You said, "before I compile this, see if you can..." Aren't you interested at this point to see how this thing operates?  It would only be a couple of copy and paste operations to put it into your compiler,  no?  I sent the class definitions separate because they are entitled mydefs.h and included in the main file.  I was hoping you could read in that list of students I sent you so that you could see how the whole list doesn't get read in, only part.  How could this be?

John
John
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Expert Comment

by:nietod
ID: 1176119
you will see

if (somepointer && somepoint->something)

alot.  If the pointer is NULL, the right side of the && will not be run.  Which is good because if the pointer is NULL and it did run it would crash.  

Do leading spaces affect alphabatizing?  Yes spaces are the first (printing) character int eh ASCII sort sequence.  That is a space comes before all other prrinting character  (control characters come before that, but you aren't going to have then in a name.)  So the string " Zoo" comes before "apple" because the space before the Z.

I'm vaguely knowledgable of scanf(). I have to reread the docs on it every time.   I program in windows where we don't do console I/O (prinf(), scanf() and other text based input and output functions).  But I help lots of people who do use them.  I find that it works well for many simple needs, but fails as things get harder and then you have to do it yourself.  You could try it.

I answer these questions as my compiler (or other tools) are chugging away).  I rather not close the project I'm on and start a new projects (which takes me a while to set up) if I don't have to.

I wasn't aware that only part of the list is being read in.  it looks like that is next...
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Expert Comment

by:nietod
ID: 1176120
I looked over the code that reads the file.  Its got problems.  I'm not sure where to begin thoug, because I'm not sure what you are trying to accomplish.  Could you (briefly) describe to me what you are trying to do within the while loop that handles each line read?
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Author Comment

by:John500
ID: 1176121
Todd,

I just sent the readStudent() function to you which I know works.  The one included in the whole program I sent you, has the code which I was working on to do the lower to upper.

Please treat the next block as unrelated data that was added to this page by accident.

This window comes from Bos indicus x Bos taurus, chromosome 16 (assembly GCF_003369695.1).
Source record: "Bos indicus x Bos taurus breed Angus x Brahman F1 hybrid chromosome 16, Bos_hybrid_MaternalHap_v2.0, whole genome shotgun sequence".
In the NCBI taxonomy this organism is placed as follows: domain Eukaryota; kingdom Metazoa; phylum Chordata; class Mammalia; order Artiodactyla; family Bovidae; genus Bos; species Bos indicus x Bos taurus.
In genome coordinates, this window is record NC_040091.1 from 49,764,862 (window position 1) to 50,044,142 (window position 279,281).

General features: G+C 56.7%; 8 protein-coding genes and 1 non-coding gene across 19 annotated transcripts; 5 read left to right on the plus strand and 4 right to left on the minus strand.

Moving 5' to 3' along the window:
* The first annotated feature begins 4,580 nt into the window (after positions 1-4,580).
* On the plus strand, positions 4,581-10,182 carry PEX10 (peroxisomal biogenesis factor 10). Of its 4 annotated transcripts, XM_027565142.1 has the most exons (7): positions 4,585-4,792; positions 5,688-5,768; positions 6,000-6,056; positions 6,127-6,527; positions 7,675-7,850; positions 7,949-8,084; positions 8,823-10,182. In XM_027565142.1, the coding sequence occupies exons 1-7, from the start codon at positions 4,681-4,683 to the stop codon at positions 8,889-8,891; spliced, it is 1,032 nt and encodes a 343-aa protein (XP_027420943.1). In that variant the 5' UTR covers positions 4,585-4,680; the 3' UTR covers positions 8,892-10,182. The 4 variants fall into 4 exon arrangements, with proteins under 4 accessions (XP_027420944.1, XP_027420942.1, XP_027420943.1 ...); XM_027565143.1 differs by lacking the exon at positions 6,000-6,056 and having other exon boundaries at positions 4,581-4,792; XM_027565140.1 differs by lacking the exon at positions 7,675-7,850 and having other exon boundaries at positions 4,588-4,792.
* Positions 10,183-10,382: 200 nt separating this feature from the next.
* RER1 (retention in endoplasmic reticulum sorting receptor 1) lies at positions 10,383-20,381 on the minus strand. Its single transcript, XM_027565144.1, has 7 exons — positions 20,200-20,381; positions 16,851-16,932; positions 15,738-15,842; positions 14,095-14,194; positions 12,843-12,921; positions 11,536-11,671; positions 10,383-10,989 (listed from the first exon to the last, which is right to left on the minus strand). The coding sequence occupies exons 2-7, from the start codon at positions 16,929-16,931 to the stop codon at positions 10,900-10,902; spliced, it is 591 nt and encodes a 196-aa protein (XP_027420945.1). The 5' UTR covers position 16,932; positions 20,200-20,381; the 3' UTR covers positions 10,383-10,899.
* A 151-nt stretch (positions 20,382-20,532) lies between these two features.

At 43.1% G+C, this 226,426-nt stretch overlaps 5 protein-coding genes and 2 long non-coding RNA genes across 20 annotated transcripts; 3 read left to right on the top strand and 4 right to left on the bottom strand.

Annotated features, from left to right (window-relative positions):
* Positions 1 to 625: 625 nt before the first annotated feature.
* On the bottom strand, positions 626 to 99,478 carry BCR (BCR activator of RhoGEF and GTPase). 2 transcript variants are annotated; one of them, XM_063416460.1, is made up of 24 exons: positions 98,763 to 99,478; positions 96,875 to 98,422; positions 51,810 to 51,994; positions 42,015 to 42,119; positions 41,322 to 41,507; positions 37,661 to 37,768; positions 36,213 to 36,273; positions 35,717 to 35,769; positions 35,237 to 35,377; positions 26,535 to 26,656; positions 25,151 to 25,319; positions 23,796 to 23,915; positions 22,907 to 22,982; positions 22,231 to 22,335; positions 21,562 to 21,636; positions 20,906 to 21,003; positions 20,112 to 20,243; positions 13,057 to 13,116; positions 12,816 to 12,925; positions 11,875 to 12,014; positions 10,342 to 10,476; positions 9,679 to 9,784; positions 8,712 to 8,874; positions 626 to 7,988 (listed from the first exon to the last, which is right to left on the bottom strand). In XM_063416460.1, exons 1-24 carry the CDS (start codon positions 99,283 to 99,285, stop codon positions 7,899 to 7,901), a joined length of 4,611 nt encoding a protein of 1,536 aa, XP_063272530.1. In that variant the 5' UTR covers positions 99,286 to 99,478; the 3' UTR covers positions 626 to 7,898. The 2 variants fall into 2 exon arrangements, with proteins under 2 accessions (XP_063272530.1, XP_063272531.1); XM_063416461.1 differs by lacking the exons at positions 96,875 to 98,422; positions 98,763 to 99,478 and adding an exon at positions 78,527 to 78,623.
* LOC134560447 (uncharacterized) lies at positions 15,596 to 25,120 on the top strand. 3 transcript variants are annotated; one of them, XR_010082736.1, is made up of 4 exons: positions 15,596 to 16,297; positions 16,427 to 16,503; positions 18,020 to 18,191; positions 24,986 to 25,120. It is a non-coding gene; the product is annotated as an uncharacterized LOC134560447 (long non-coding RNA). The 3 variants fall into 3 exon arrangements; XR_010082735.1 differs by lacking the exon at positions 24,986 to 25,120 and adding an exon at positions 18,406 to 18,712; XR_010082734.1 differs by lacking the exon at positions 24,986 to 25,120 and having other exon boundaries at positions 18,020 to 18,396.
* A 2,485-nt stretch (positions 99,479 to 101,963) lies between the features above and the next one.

You will see that only part of the students get read to the database instead of all of them.
As I said in the e-mail, don't forget to uncomment the readStudent() called in the main.

Don't worry about keeping that other code, I'll have something different I'm sure.

John
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Expert Comment

by:nietod
ID: 1176122
The data file you gave me had 83 students and it appears to read all of them.  (I printed out the count of students after reading them.)  What was your test or why do you think it is not reading them all?
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Author Comment

by:John500
ID: 1176123
Ok,

If your able to get an acurate read on the files going in, then my Names/note function isn't working.  Type "n" after you read the files in, you shouldn't get 83 names and notes.

John
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Expert Comment

by:nietod
ID: 1176124
I found this much so far.  It was dying on student bobrow for me.  When I looked at bobrow's entry in the data file I noticed that there was no space before the name...  So I added a space and then it went farther and stopped on a different student. The root of the problem is the parsing of the data into your student.  I'll look at that next.
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Expert Comment

by:nietod